Why I Love My Dog

There is an incarnation of Buddha in my life. She’s a four-year-old yellow lab named Ripley. I honestly can’t imagine how I got through my days before she was born.

No matter how bad I feel, no matter how much I am wallowing in depression, or beating myself up about lack of motivation, or dealing with anxiety, or questioning everything on the planet, one nose nudge from my lab re-centers me and puts me right smack dab into the now.

I live in a house with three dogs, five cats and an African grey parrot. They are all wonderful personalities, and I have relationships with each. But Ripley is my one and only sweetheart. Her namesake is Sigourney Weaver’s character in the “Alien” movies – I wanted a bad-ass warrior on my side, someone who could chase the darkness away. Friends have jokingly told me that “Petunia” might have been a better name…she’s as delicately sensitive as I am, it turns out. But, also like me, that doesn’t mean the warrior isn’t present – it’s just harder for the undiscerning eye to immediately see that fighting spirit.

When I sit in my home office at my computer, all of the other dogs and cats retire to the bedroom. But Ripley stays right at my side, resting with her head just inches from my feet, ready at a moment’s notice. When I meditate, she lies down next to the altar, and waits patiently with me for the timer to go off. When I leave for work, she follows me to the door, and then forlornly curls up on the sofa, dismayed that she is being left behind.

If Sabrina is home when I pull into the driveway, she lets Ripley out of the gate on the deck. Ripley runs like a torpedo bombing through the yard, until she practically knocks me over with a sloppy hello kiss.

Her enthusiasm is unwavering. If I have been gone for 14 hours on deadline day, or if have been gone only 30 minutes for a run to the grocery store, it is all the same to her. She is thrilled that I am once again in her presence. She accompanies me to the garage to do laundry, to the mail box to pick up mail, to the trash cans to take out the recycling. Anything is an adventure, as long as I am at her side.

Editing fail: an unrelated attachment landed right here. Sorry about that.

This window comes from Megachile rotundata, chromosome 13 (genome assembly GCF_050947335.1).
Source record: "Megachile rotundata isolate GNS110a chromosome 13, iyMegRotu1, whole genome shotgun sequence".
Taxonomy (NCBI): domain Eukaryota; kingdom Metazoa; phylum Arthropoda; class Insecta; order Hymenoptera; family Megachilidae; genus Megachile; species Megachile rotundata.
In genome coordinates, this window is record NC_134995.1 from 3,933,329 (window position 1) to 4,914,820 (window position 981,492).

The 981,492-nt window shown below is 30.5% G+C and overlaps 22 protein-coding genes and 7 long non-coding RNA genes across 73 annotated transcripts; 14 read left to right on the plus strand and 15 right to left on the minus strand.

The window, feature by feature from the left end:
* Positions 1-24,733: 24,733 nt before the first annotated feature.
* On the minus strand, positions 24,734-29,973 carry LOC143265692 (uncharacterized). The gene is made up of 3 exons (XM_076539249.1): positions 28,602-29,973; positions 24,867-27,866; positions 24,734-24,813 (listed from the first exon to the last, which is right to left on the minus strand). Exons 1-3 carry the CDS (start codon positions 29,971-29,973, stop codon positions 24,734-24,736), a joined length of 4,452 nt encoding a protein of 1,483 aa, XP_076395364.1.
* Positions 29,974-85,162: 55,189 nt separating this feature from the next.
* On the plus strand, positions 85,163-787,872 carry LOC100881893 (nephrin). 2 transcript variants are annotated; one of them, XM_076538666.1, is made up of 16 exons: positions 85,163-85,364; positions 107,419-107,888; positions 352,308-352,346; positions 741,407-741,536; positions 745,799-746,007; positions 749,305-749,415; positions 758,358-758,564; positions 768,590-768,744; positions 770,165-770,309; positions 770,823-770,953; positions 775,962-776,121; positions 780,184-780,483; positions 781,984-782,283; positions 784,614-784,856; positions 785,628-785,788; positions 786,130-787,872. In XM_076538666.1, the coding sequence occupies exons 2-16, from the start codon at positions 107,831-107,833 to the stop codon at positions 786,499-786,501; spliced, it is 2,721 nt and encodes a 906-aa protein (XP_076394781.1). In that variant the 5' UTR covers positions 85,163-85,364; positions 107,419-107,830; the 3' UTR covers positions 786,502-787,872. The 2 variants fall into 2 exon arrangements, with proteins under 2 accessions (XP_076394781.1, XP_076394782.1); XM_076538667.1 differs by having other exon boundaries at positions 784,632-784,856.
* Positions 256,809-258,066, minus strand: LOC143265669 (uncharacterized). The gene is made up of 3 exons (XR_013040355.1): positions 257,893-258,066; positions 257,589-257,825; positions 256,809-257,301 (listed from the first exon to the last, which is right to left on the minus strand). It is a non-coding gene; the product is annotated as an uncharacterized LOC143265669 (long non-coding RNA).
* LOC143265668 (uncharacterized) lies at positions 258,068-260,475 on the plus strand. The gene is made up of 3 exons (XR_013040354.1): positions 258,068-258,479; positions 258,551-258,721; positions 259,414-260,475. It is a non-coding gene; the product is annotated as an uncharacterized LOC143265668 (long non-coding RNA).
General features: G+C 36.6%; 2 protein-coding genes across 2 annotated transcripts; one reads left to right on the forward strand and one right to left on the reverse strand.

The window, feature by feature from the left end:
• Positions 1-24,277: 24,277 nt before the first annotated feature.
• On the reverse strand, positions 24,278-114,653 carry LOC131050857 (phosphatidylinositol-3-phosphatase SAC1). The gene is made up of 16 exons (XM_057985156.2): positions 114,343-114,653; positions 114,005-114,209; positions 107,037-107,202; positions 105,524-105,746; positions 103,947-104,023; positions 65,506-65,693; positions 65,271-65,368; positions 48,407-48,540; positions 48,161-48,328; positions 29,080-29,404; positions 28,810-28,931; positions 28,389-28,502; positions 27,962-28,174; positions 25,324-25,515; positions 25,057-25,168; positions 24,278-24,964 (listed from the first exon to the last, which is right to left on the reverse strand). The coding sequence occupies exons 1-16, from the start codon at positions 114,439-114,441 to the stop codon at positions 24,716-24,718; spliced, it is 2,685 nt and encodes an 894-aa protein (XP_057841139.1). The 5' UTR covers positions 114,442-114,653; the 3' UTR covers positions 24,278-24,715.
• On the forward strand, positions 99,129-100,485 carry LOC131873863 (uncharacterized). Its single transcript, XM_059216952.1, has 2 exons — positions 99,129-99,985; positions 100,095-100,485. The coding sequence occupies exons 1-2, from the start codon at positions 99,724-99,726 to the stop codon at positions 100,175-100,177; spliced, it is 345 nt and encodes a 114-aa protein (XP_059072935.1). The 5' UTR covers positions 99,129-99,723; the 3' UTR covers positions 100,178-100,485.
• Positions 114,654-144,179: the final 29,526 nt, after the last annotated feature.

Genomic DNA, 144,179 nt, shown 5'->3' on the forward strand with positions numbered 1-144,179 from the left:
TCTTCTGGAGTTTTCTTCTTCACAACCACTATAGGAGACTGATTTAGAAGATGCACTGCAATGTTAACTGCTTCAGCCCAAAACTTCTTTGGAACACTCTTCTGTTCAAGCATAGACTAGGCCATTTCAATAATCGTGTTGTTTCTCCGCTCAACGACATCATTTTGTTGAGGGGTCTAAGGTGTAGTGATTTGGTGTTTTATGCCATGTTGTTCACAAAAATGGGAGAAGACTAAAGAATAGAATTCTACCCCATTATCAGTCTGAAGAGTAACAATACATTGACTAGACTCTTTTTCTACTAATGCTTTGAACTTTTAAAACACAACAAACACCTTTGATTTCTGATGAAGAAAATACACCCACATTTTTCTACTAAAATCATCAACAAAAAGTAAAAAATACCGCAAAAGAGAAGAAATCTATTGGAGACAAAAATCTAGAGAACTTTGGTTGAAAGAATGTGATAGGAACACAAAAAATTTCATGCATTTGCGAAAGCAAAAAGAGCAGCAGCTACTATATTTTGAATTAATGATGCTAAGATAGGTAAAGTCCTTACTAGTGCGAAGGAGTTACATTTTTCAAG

At night, when I get into bed, she jumps straight up in the air, does a half twist, and lands full-bodied onto my stomach and chest. She lies there on top of me for about 30 minutes, with a look of pure bliss on her face, until we both get so hot that she jumps down and takes up her post on the floor beside my bed for the remainder of the night. She is also my snooze alarm. When the alarm goes off, she gives me about five minutes to respond. After that, she leaps on top of me and licks my face until I groan and pull myself out of bed.

She loves routines. On our walks, there is a spot where we turn around, another spot where we walk to the river for a short swim, another spot towards the end where we sprint as fast as we can for about 100 yards. Each familiar ritual is greeted with eagerness and joy. Nothing gets old.

I have long struggled with nightmares. Since Ripley has been in my life, my worst nightmares have become those in which something has happened to my dog. She is hurt, or lost, and I am frantic trying to make things right. My biggest fear in life is that something will happen to her. I just can’t imagine not having this sunny companion, this steadfast friend, always at my side.

She makes everything so easy. All she asks is that I love her. That’s it. Nothing more. She doesn’t care if I’ve gained weight or lost weight. It doesn’t matter to her whether I had a productive day at work or a discouraging day. She doesn’t differentiate between the me who is confident and the me who is full of self doubt. And she never, ever tires of telling me that I am her special person, the one at the center of her world.

The feeling is mutual.
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